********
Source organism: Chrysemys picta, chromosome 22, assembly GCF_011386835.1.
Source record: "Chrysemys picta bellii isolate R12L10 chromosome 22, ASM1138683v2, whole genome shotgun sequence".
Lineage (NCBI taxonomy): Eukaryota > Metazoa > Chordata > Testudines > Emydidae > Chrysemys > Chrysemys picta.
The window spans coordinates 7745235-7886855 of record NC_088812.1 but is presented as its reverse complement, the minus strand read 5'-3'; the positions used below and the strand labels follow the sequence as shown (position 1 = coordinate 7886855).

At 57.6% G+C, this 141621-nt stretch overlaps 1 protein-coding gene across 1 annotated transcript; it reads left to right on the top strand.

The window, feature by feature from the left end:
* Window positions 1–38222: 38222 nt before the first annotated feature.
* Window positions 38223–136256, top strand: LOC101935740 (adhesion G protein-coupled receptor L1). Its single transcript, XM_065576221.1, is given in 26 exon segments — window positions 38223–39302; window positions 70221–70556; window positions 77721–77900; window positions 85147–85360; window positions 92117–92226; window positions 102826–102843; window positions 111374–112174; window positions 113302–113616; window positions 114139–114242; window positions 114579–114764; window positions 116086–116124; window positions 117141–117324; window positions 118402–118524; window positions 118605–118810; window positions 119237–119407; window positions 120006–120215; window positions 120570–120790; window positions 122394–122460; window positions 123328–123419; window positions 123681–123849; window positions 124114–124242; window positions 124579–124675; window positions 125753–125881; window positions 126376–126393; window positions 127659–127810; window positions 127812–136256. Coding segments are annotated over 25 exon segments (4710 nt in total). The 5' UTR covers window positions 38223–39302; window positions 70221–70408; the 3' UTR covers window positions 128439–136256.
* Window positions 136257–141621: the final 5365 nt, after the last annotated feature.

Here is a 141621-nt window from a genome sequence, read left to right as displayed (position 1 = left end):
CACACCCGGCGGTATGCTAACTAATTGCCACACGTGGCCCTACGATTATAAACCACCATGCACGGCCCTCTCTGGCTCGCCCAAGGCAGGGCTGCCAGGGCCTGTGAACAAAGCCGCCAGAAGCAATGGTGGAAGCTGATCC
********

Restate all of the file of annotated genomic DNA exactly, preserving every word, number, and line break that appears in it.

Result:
Source organism: Chrysemys picta, chromosome 22, assembly GCF_011386835.1.
Source record: "Chrysemys picta bellii isolate R12L10 chromosome 22, ASM1138683v2, whole genome shotgun sequence".
Lineage (NCBI taxonomy): Eukaryota > Metazoa > Chordata > Testudines > Emydidae > Chrysemys > Chrysemys picta.
The window spans coordinates 7745235-7886855 of record NC_088812.1 but is presented as its reverse complement, the minus strand read 5'-3'; the positions used below and the strand labels follow the sequence as shown (position 1 = coordinate 7886855).

At 57.6% G+C, this 141621-nt stretch overlaps 1 protein-coding gene across 1 annotated transcript; it reads left to right on the top strand.

The window, feature by feature from the left end:
* Window positions 1–38222: 38222 nt before the first annotated feature.
* Window positions 38223–136256, top strand: LOC101935740 (adhesion G protein-coupled receptor L1). Its single transcript, XM_065576221.1, is given in 26 exon segments — window positions 38223–39302; window positions 70221–70556; window positions 77721–77900; window positions 85147–85360; window positions 92117–92226; window positions 102826–102843; window positions 111374–112174; window positions 113302–113616; window positions 114139–114242; window positions 114579–114764; window positions 116086–116124; window positions 117141–117324; window positions 118402–118524; window positions 118605–118810; window positions 119237–119407; window positions 120006–120215; window positions 120570–120790; window positions 122394–122460; window positions 123328–123419; window positions 123681–123849; window positions 124114–124242; window positions 124579–124675; window positions 125753–125881; window positions 126376–126393; window positions 127659–127810; window positions 127812–136256. Coding segments are annotated over 25 exon segments (4710 nt in total). The 5' UTR covers window positions 38223–39302; window positions 70221–70408; the 3' UTR covers window positions 128439–136256.
* Window positions 136257–141621: the final 5365 nt, after the last annotated feature.

Here is a 141621-nt window from a genome sequence, read left to right as displayed (position 1 = left end):
CACACCCGGCGGTATGCTAACTAATTGCCACACGTGGCCCTACGATTATAAACCACCATGCACGGCCCTCTCTGGCTCGCCCAAGGCAGGGCTGCCAGGGCCTGTGAACAAAGCCGCCAGAAGCAATGGTGGAAGCTGATCC